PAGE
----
*Follow the steps on Page 20 to lead students through logging in to Xello and taking the Matchmaker quiz.
*Allow students time to investigate the Farmer career, as well as other agriculture careers. Demonstrate how to check for matches between a student's Matchmaker results and different agriculture careers.
*Have each student choose a different agriculture occupation to research, then each student should complete the Notetaking Guide on Page 22 for their chosen career.
*Exit Ticket - Once students are done with the Notetaking Guide, they should write a paragraph of at least 5 sentences about whether or not they think they would enjoy the career they chose to research and why. Students with access to Xello can save these reflections in the "My Notes" section of Xello.
|1 class period|
*Teacher will review the "boxing" close reading strategy used in Lesson 2.
*Students will use the "boxing" strategy to read the article on technology in agriculture and answer the questions on Page 25.
*The class will then watch "The Future of Farming--A TDC Mini-Documentary" on Youtube.
*The teacher will introduce the skill of Note-taking with the graphic on Page 26.
*On Page 27, students will follow the directions to choose one technological advancement in agriculture which would impact a person with the career they chose in Lesson 4. The teacher should review the need for and assist students in finding quality resources. To differentiate, the teacher may have articles pre-selected for different technologies for students to choose from rather than finding articles on their own.
*Once students have an article to research, they will complete the Note-taking Guide on Page 28.
|1-2 class periods (depending on time needed to find resources)|
| Summative Assessment:|
"A Day in the Life" Writing Assignment
*Student directions are found on Page 29, along with an exemplar. The teacher should emphasize the requirements for the writing assignment, along with the
Things to Notice" at the bottom of the page.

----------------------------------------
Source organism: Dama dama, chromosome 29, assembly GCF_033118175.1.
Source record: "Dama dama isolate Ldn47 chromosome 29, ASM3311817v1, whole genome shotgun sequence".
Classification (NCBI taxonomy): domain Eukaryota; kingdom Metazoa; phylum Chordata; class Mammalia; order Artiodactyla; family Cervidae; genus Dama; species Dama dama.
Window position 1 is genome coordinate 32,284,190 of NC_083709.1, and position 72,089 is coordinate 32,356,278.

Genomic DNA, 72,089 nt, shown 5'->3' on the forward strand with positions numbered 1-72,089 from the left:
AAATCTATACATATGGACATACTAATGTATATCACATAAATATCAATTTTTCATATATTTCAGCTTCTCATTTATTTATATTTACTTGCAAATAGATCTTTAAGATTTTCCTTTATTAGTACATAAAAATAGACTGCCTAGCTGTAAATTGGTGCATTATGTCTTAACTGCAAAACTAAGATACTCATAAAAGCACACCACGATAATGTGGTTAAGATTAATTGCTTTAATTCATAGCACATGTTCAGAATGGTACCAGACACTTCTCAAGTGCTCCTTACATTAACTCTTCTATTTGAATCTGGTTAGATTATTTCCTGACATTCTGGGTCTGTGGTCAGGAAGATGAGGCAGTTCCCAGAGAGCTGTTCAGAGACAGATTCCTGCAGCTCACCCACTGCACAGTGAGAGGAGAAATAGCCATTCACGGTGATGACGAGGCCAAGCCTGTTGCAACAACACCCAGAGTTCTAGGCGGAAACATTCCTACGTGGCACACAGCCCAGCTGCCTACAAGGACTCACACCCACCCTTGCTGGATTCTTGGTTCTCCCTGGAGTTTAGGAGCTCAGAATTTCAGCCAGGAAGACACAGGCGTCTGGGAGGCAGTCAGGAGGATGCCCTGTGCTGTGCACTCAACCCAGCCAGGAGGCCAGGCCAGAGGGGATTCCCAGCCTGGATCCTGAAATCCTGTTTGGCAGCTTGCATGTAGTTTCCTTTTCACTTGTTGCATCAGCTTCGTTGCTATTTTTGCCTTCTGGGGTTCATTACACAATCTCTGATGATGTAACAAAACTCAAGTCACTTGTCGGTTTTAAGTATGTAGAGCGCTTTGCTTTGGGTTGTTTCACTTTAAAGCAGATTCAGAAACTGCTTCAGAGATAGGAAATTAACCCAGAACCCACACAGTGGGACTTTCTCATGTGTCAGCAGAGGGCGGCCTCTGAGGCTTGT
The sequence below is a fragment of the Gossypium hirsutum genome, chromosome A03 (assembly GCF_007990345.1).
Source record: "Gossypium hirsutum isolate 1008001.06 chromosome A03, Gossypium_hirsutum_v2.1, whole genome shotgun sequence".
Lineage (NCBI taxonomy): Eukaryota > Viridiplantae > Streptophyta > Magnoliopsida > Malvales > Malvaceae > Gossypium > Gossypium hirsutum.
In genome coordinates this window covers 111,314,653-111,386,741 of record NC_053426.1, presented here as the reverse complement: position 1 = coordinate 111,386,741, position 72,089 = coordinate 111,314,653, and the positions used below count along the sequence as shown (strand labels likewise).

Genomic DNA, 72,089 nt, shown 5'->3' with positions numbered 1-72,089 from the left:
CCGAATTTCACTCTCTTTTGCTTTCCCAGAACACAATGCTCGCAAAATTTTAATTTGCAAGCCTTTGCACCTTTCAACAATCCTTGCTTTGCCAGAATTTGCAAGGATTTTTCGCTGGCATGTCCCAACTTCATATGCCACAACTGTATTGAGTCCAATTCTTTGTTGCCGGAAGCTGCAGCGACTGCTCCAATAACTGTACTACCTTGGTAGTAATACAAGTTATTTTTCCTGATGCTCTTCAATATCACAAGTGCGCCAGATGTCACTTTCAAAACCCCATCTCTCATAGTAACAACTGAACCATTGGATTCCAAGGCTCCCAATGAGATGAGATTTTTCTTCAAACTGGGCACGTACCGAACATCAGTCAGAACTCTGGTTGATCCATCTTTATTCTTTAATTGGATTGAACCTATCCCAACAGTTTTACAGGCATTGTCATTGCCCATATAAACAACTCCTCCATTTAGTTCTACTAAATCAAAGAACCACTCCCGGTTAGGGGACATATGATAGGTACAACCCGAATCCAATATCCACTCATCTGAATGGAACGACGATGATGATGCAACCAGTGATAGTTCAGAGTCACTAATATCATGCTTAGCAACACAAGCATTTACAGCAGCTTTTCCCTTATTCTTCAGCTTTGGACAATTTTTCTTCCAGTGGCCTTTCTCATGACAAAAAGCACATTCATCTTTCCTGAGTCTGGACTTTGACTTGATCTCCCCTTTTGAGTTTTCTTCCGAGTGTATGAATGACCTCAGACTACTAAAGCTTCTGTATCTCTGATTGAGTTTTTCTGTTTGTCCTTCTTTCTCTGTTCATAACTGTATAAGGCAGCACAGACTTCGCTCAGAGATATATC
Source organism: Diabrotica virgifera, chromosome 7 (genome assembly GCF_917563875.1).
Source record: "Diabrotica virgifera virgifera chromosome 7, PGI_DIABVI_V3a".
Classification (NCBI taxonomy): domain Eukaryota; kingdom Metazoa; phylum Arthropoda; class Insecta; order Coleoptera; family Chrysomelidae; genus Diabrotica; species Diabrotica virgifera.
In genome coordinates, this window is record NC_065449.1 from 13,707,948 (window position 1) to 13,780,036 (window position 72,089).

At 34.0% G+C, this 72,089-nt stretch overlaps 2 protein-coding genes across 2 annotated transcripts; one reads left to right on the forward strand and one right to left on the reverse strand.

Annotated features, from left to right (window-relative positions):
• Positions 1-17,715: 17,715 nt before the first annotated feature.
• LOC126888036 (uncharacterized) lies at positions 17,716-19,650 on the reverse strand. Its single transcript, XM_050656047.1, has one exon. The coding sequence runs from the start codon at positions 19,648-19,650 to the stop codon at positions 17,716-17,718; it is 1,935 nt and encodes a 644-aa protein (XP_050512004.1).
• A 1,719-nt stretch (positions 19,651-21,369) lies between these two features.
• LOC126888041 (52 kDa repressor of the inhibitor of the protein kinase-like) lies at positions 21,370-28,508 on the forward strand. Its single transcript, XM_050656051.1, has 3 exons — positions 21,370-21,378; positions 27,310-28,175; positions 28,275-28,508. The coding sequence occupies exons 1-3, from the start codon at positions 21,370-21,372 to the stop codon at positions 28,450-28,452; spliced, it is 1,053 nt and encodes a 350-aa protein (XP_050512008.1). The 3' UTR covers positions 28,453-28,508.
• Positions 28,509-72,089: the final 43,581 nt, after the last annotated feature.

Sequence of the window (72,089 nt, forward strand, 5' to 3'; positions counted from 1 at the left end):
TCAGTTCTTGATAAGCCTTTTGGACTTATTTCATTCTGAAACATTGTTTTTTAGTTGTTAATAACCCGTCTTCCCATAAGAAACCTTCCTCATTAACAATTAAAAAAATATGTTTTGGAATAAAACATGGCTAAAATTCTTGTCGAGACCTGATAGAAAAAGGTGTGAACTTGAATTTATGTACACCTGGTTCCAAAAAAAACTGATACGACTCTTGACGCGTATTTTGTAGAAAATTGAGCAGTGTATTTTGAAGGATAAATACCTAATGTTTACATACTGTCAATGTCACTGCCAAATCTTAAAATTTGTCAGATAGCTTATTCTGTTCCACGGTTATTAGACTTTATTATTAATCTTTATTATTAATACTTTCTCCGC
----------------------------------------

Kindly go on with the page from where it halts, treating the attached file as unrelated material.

*Class time for this final assessment are variable, depending upon whether the teacher would like to use this assessment as an in-class timed writing assignment or as a writing process assessment with rough drafts, peer editing, revising, and final drafts. The grading rubric for the assessment can be found on Page 28, and students should be encouraged to read through the rubric before drafting for a complete understanding of the components being assessed.
|1 class period (in-class timed writing assignment) to 4 class periods (full writing process)|
Formative Assessment: Lesson 1 Careers in Agriculture Quiz, Lesson 2 Crop Farming questions and map, Lesson 2 Crop Farming Corn Belt Chart, Lesson 5 Technology in Agriculture questions
Summative Assessment: Lesson 3 You Are the Farmer Math worksheet, Lesson 4 Agriculture Career Research Notetaking Guide, Lesson 5 Technology in Agriculture Notetaking Guide, "A Day in the Life" final writing assignment
Students could share their final "A Day in the Life" essays by reading them aloud in class. Students are encouraged to upload their essays to the "My Notes" section of Xello.
Extension Activity (for intervention or enrichment):
- Teacher could arrange for a number of agriculture tours, including to a farm or an agriculture commodity processing facility.
- Guest speakers on agriculture could include farmers, nutritionists, agronomists, veterinarians, etc.
- A number of activities contained in the unit allow for differentiation as noted.